It is now mandatory that national transpositions include the following four conditions. First, the digital teaching exception shall include the country-of-origin clause to enable a cross-border use of works and other subject matter. Second, the permitted digital uses must take place under the responsibility of an educational establishment and in a “secure digital environment”.Footnote 42 This has the consequence that Member States shall expressly indicate, and at some point define,Footnote 43 the following criteria: (1) non-commercial,Footnote 44 (2) educational establishments,Footnote 45 (3) premises, and/or (4) secure digital learning environment. Third, in order to ensure the effectiveness of the provision, Member States must foresee that the exception cannot be overridden by contract.Footnote 46 This will, of course, not apply to the contractual override expressly permitted by way of the licence carve-out. Fourth and last, the national digital teaching exception must include the obligation of indicating the author and the source of the used material.

Once these mandatory elements are included in the transposition, Member States are left discretion to make two decisions that decisively conclude the process of legislative drafting: the application of a fair compensation mechanismFootnote 47 and of the licensing carve-out. From these two crucial choices, which are not mutually exclusive, stem four possible options:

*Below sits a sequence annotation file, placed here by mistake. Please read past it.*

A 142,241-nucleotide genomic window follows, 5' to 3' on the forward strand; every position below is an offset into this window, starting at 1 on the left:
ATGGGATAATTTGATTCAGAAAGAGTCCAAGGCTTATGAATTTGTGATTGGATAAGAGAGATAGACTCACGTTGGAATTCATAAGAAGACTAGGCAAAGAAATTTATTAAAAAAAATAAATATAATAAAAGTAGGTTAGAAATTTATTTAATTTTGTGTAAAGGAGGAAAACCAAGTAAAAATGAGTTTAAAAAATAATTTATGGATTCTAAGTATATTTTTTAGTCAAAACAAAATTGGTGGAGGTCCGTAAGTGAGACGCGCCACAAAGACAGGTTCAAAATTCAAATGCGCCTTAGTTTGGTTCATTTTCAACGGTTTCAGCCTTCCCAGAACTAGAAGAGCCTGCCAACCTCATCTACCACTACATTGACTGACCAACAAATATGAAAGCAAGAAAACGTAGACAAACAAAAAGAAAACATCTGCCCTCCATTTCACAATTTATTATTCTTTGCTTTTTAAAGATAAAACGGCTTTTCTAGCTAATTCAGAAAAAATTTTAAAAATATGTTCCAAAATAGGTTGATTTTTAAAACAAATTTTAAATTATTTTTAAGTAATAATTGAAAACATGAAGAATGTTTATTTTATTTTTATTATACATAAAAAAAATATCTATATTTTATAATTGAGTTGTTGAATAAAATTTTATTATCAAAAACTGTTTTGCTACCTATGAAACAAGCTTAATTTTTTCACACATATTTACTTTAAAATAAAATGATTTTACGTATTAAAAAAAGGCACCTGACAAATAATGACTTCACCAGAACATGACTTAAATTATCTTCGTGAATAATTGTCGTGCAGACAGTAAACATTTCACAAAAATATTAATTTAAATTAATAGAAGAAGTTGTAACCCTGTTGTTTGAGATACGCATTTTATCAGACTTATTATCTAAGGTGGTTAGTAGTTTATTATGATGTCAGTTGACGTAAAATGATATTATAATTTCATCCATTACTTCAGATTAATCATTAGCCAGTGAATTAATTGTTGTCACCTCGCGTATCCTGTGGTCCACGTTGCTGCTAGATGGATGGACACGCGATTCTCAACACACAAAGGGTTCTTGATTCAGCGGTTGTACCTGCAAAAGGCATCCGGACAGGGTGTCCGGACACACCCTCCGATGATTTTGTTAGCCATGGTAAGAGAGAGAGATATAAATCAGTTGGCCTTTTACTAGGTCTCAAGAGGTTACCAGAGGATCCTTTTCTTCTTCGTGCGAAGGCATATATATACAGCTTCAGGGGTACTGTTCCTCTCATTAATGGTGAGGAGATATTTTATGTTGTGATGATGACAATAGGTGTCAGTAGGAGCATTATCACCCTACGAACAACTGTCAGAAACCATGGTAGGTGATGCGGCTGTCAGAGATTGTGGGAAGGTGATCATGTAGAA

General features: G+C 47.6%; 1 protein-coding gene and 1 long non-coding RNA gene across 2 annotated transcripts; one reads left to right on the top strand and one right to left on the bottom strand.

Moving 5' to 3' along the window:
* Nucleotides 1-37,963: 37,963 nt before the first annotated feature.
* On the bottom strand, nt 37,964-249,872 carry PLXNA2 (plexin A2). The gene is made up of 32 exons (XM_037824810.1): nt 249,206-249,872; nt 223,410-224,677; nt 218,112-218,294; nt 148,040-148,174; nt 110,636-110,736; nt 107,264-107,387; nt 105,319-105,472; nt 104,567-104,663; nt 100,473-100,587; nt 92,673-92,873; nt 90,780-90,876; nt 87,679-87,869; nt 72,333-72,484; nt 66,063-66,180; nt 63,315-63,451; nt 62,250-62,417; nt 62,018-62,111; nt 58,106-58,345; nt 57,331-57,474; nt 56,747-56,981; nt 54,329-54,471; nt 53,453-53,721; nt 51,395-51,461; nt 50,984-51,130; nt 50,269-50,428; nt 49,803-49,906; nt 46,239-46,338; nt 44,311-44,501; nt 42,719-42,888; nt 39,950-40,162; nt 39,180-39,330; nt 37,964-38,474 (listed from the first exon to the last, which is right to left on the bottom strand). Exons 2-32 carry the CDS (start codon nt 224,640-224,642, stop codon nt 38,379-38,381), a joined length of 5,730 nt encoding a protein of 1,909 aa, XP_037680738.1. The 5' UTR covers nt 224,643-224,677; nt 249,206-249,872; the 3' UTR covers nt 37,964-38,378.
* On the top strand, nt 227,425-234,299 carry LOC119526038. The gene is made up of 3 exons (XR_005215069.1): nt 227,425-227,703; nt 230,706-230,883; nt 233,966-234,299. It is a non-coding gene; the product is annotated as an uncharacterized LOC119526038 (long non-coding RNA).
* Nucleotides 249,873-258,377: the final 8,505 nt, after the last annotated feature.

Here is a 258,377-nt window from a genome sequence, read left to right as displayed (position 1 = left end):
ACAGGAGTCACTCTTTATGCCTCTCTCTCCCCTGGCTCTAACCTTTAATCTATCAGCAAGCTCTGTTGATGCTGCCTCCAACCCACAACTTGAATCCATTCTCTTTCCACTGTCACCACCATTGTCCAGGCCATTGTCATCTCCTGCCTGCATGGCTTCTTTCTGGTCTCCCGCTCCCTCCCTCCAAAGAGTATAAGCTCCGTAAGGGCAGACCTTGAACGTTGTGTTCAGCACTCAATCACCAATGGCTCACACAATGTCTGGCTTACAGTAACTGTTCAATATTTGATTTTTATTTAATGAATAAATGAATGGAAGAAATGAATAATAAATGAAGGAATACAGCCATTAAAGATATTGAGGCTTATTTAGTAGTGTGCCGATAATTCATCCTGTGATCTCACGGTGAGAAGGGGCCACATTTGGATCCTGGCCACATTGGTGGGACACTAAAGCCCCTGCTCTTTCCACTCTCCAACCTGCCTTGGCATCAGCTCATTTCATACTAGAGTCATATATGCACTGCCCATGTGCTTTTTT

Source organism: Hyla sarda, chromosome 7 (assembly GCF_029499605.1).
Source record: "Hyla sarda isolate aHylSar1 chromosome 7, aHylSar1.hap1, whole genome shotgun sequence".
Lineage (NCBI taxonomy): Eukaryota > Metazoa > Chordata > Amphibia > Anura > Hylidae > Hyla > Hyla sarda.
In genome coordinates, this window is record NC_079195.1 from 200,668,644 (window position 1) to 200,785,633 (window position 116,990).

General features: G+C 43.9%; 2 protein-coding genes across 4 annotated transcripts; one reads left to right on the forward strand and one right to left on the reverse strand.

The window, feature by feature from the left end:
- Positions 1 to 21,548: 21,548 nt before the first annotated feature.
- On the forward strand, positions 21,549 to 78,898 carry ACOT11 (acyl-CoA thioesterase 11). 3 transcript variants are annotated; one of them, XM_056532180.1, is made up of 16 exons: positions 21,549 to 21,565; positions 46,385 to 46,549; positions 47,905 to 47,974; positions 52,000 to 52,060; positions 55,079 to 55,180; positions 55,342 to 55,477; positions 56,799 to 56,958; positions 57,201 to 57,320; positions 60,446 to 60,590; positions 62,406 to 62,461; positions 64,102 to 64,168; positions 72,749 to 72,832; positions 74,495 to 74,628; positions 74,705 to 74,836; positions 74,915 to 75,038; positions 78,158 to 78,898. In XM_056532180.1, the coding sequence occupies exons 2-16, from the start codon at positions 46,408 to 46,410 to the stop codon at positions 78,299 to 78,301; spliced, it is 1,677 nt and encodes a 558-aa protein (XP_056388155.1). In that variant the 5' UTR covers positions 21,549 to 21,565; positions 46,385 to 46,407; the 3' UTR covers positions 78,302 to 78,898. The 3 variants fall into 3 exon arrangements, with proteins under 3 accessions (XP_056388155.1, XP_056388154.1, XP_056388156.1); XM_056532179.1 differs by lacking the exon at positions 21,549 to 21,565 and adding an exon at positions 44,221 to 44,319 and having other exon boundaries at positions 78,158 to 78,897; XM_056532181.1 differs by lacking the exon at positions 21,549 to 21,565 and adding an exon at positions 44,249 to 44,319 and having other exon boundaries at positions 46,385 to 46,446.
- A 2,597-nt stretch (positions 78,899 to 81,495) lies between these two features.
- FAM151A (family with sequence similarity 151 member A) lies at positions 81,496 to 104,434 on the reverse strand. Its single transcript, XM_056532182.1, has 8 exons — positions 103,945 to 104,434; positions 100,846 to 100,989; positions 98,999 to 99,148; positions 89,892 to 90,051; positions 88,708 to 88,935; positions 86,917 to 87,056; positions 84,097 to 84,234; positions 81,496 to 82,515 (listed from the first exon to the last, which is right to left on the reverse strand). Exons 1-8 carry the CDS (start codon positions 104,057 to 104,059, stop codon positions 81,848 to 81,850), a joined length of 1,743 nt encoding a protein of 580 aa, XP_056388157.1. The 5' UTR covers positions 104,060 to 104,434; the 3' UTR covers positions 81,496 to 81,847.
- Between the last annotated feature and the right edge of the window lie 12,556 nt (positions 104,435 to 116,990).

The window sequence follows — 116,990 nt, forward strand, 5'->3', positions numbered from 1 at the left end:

1. 1.

    All uses are permitted and subject to statutory compensation;

  2. 2.

    All uses are permitted with no fair compensation;

  3. 3.

    Only some uses (or uses of only some works) are permitted and subject to statutory compensation;

  4. 4.

    Only some uses (or uses of only some works) are permitted with no fair compensation.

3 Emerging National Implementation Models of Art. 5 CDSM Directive

The analysis focuses on a selection of three Member States. Besides being fairly representative of the geographical and cultural diversity that the EU enshrines and promotes, the cases of the evolving Hungarian, German, and Italian copyright legislation showcase particularly meaningful differences in their approaches to the digital teaching exception.